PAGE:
“A divided nation is not an option,” Rayaye said, squashing that hope. “You understand that, I think.”

Civil assent.

Rayaye poured out the last of the wine. “But peace is our goal. Our very strong and urgent goal. Our unhappy country has suffered enough.”

Definite assent.

“I know you to be a man of peace, Mr. Old Music. We know the Ekumen fosters harmony among and within its member states. Peace is what we all desire with all our hearts.”

Assent, plus faint indication of inquiry.

“As you know, the Government of Voe Deo has always had the power to end the insurrection. The means to end it quickly and completely.” No response but alert attention. “And I think you know that it is only our respect for the policies of the Ekumen, of which my nation is a member, that has prevented us from using that means.”

Absolutely no response or acknowledgment.

Here, Le Guin is leaping over an entire side of the conversation (Esdan’s), effectively turning the dialogue into a monologue, but readers don’t enjoy monologues that stretch for pages, so she adds placeholders to show that Esdan is still a participant in the conversation. Phrases like “civil assent” describe his response without rendering it on the page. This has the added benefit of underscoring Esdan’s lack of power in the scene. He is a captive, so it is fitting that we get the unabridged version of Rayaye’s comments and a synoptic version of Esdan’s.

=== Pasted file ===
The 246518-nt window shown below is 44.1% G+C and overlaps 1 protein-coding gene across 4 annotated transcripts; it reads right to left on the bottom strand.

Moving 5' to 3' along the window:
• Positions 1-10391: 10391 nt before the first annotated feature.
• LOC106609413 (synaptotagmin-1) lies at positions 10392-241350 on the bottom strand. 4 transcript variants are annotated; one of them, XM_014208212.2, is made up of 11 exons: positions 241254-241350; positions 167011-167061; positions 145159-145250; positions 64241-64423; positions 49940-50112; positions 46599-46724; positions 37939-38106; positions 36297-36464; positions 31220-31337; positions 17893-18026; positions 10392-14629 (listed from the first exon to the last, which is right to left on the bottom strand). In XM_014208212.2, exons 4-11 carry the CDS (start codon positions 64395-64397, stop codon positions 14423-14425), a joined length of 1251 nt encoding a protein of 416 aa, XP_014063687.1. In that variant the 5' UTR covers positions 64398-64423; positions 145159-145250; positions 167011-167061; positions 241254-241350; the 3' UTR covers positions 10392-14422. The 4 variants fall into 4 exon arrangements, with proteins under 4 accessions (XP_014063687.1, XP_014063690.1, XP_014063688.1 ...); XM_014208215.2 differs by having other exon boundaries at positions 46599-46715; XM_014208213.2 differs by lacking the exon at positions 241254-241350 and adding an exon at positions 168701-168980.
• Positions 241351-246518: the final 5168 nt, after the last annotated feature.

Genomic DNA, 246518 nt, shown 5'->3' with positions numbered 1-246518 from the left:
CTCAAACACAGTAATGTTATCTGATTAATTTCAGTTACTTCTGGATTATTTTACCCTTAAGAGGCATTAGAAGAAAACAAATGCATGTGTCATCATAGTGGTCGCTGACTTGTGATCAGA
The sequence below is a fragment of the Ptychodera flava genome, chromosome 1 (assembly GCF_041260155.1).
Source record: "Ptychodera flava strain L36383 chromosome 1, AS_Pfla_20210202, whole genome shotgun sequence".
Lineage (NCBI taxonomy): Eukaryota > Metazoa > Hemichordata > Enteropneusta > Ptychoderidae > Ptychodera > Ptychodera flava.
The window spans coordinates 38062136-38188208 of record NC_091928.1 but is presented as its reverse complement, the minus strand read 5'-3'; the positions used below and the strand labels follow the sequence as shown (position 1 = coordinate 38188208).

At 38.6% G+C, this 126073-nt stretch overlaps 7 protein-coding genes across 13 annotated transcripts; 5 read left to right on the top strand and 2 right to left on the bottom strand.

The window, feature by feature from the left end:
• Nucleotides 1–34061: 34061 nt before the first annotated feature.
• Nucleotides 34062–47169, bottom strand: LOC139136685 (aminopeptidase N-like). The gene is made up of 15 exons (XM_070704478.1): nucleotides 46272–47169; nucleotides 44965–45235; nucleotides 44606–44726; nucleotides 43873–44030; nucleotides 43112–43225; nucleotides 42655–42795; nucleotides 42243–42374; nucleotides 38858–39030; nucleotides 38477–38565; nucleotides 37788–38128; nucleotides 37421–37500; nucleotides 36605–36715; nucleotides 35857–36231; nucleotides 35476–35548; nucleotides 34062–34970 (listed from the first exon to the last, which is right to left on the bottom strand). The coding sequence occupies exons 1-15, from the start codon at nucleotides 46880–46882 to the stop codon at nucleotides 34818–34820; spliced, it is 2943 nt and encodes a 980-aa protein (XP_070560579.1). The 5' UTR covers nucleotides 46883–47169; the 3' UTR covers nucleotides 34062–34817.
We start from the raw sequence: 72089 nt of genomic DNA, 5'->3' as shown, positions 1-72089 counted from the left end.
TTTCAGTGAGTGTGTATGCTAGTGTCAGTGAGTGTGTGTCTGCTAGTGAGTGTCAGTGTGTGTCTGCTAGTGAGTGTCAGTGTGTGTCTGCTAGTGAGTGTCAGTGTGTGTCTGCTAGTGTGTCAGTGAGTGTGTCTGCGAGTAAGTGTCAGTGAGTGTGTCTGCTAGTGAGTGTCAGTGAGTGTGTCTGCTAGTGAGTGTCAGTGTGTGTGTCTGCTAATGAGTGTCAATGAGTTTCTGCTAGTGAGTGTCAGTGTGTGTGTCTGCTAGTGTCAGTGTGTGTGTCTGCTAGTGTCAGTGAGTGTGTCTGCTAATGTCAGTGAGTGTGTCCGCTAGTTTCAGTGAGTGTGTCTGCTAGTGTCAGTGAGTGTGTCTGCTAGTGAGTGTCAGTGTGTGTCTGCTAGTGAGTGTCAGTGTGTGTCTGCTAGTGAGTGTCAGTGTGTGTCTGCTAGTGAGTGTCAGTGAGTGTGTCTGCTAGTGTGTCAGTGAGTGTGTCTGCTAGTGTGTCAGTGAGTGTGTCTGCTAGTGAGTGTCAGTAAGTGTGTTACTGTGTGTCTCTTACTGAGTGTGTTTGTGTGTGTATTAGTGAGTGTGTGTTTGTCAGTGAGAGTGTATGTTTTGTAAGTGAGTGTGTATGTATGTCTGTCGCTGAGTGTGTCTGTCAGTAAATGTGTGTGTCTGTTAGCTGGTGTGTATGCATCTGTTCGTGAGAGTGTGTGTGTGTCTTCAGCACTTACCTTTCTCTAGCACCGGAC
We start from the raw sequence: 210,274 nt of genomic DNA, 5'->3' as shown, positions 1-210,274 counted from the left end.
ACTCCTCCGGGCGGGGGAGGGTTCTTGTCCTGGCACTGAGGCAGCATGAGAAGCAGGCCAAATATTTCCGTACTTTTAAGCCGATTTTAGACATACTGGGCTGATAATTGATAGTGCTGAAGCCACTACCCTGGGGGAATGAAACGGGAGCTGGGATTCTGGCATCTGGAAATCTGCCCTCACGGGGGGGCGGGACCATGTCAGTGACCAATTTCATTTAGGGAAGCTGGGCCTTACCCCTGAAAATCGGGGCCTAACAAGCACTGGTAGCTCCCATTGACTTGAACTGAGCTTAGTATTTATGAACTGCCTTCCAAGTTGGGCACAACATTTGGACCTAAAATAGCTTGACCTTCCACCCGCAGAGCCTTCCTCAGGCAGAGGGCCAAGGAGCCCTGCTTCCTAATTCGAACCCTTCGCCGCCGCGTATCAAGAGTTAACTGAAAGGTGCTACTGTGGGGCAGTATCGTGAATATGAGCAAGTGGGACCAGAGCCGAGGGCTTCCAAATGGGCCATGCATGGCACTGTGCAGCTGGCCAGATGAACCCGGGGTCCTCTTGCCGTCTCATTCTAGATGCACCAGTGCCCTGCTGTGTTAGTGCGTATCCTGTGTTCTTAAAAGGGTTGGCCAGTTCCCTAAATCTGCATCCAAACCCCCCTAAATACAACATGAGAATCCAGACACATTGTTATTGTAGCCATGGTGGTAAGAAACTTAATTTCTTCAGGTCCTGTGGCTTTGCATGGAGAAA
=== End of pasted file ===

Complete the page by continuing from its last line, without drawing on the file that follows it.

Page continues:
This passage also uses the cut-up dialogue to build tension; there is a gap between Rayaye’s stated and actual intentions. Esdan (and the reader) know that when the politician says “peace,” he means “peace after annihilating the enemy.” And so, the monologue becomes increasingly monstrous.

When Esdan is rescued by the opposing faction, they too interrogate him:

“Sit down,” said the brown-haired general, Banarkamye—Read-bible, his name could be translated. “We have some questions to ask you.” Silent but civil assent. They asked how he had got out of the embassy, who his contacts with the Liberation had been, where he had been going, why he had tried to go, what happened during the kidnapping, who had brought him here, what they had asked him, what they had wanted from him. Having decided during the afternoon that candor would serve him best, he answered all the questions directly and briefly until the last one.

“I personally am on your side of this war,” he said, “but the Ekumen is necessarily neutral.”

Here, Le Guin uses a second technique to leap dialogue: she recounts the questions asked as a list, skipping to the important question at the end. We know the answers to the listed questions, so it would be tedious to hear Esdan answer them, but the final question gives us an important detail: despite his personal feelings, Esdan is holding firm to his mission of remaining neutral.

This story, “Old Music and the Slave Women,” is a part of the collection “Five Ways to Forgiveness,” in which you can find many varied examples of crowding and leaping. Using this lens while revising a story, can help you control the pacing of the plot and deepen the theme as Le Guin does above.